You’re sitting around the campfire with your favourite people and suddenly your eyes are stinging and you start coughing. Yep, the campfire smoke found you. So you move to the other side into that one spot that seems smoke-free and sure enough, a few minutes later the smoke has joined in on your party again.
Don’t worry, you’re not cursed and it’s not your imagination. But why does the campfire smoke follow you? Well, it’s all about airflow. Here’s the science of how it works and some ideas on how to reduce it.
Hold on to your hat, you’re about to learn something new!
But first, bear with me through this next section, it’s about to get a bit sciencey.
Fire releases its energy as fabulous heat. You already knew that part though, didn’t you? Well, the air molecules nearby absorb some of that heat and then they get a bit excited and start to move faster, thus the air starts heating up. The faster molecules smash into the slower ones and send them zooming off in the opposite direction. This frees up space for the hot air around the fire to expand resulting in the air closer to the fire becoming less dense than the air around it.
But what does this have to do with why the campfire smoke appears to follow you? Well, be patient, I’m getting there.
Hot air rises and takes the smoke with it
Less dense air rises because it weighs less than the air it replaces. It works just like your convection oven at home. Gravity pulls it down less and the air around it pushes it up.
Long story short. Hot air rises and brings the smoke along for the ride.
However, it doesn’t just keep rising on its own and is actually pushed by the air around it. When the hot air travels away from the fire, the air that pushes it keeps right on moving, filling the gap left behind by the hot air. So now cool air keeps flowing in towards the fire, supplying it with fresh oxygen.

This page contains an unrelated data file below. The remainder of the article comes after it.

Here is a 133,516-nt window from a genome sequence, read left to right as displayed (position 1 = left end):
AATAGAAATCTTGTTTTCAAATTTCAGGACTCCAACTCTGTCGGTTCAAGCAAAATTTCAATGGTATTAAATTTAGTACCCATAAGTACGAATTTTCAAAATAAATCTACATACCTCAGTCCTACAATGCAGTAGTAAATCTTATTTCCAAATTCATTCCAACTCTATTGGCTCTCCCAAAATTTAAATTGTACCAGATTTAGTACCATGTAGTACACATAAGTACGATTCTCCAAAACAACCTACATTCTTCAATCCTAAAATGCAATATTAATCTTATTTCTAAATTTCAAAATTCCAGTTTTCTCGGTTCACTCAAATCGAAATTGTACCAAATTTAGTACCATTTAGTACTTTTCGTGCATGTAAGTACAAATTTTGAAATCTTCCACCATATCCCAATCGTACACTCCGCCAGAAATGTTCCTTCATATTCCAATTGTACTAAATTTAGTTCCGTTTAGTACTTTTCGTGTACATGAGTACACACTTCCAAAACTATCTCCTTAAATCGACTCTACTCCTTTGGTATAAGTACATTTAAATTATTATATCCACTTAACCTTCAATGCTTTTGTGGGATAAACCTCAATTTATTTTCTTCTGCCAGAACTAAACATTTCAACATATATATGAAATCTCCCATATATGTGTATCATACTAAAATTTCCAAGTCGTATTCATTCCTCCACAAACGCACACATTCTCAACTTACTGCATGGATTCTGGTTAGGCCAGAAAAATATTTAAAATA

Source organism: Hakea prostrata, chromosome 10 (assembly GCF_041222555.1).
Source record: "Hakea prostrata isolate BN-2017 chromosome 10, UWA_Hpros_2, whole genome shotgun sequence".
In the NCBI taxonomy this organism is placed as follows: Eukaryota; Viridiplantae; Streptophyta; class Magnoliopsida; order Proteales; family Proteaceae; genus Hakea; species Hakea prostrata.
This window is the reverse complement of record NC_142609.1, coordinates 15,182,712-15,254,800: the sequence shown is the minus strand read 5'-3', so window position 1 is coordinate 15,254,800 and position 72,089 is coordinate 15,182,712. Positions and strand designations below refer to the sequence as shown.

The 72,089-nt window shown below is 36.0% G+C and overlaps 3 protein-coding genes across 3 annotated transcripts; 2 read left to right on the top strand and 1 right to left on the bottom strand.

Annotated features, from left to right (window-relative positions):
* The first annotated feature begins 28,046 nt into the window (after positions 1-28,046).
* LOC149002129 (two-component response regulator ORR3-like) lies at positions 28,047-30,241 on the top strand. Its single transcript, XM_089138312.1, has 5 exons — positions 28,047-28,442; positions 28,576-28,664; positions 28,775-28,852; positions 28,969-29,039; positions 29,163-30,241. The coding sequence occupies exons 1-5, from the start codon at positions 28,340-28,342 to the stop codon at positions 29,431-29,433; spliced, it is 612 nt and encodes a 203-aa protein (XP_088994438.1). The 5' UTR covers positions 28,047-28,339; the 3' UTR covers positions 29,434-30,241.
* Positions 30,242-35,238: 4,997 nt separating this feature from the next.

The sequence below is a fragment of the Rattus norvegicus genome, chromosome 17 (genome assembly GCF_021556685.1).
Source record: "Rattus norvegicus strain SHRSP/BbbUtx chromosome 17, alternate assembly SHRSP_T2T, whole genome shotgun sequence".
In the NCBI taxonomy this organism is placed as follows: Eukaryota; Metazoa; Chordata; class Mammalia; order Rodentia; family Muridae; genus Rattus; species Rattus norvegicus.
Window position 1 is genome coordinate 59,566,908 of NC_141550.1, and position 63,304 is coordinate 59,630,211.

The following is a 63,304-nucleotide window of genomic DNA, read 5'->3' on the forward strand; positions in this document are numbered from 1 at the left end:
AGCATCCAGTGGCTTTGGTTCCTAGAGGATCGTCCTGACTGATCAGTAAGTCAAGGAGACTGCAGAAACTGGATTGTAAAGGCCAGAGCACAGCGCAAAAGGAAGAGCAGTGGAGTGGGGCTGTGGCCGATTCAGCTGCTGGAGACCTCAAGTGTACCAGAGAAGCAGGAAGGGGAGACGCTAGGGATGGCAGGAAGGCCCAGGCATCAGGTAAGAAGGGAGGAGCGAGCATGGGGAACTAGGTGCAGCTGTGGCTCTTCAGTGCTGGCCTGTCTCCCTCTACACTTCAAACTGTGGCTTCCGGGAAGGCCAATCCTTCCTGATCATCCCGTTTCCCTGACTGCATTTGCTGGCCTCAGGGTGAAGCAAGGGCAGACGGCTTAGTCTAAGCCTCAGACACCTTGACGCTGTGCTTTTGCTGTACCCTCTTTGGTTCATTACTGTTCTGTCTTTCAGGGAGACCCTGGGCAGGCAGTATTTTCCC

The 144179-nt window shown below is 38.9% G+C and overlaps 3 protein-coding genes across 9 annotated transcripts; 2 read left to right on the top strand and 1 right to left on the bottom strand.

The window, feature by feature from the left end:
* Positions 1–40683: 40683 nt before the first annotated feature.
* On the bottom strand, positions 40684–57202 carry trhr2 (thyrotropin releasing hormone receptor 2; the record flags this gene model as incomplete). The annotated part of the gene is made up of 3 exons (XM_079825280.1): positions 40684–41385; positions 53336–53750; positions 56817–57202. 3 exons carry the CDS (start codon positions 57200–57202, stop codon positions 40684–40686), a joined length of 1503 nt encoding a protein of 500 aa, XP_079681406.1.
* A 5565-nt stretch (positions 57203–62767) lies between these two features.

This is where you come into the equation
When you sit beside the campfire, you interfere with this airflow by blocking the fresh air that is moving towards the fire. If you were not sitting around the fire, that air would flow freely. Your body creates an air-blocking wall that results in a kind of vacuum.
As the air behind you now can’t reach the fire, it causes a low-pressure area. The hot air still rises, but it rises at an angle because the air moves into the lower pressure area between the fire and you.
Now it’s not so fun!
Since you’re the villain blocking the air, it doesn’t matter where you move, that smoke will just follow you. The more people you have in one place, the stronger the vacuum is.
So, how do you stop the campfire smoke following you?
Well, this is where social distancing comes in handy as technically, you’re better off on your own than huddled with a group of friends. If everyone is perfectly spaced out, that means the air would be blocked from all directions equally and everybody would have the same size vacuum. It’s not quite that simple as there are more factors in play such as wind and body size but you get the gist.
Reduce the smoke
If sitting far away from your favourite people doesn’t sound like much fun, you could try to reduce the smoke itself so that only hot air comes your way. Make sure your firewood is clean and dry and that you’re using a smokeless fire pit, which is designed to reduce smoke by creating additional pathways for incoming air.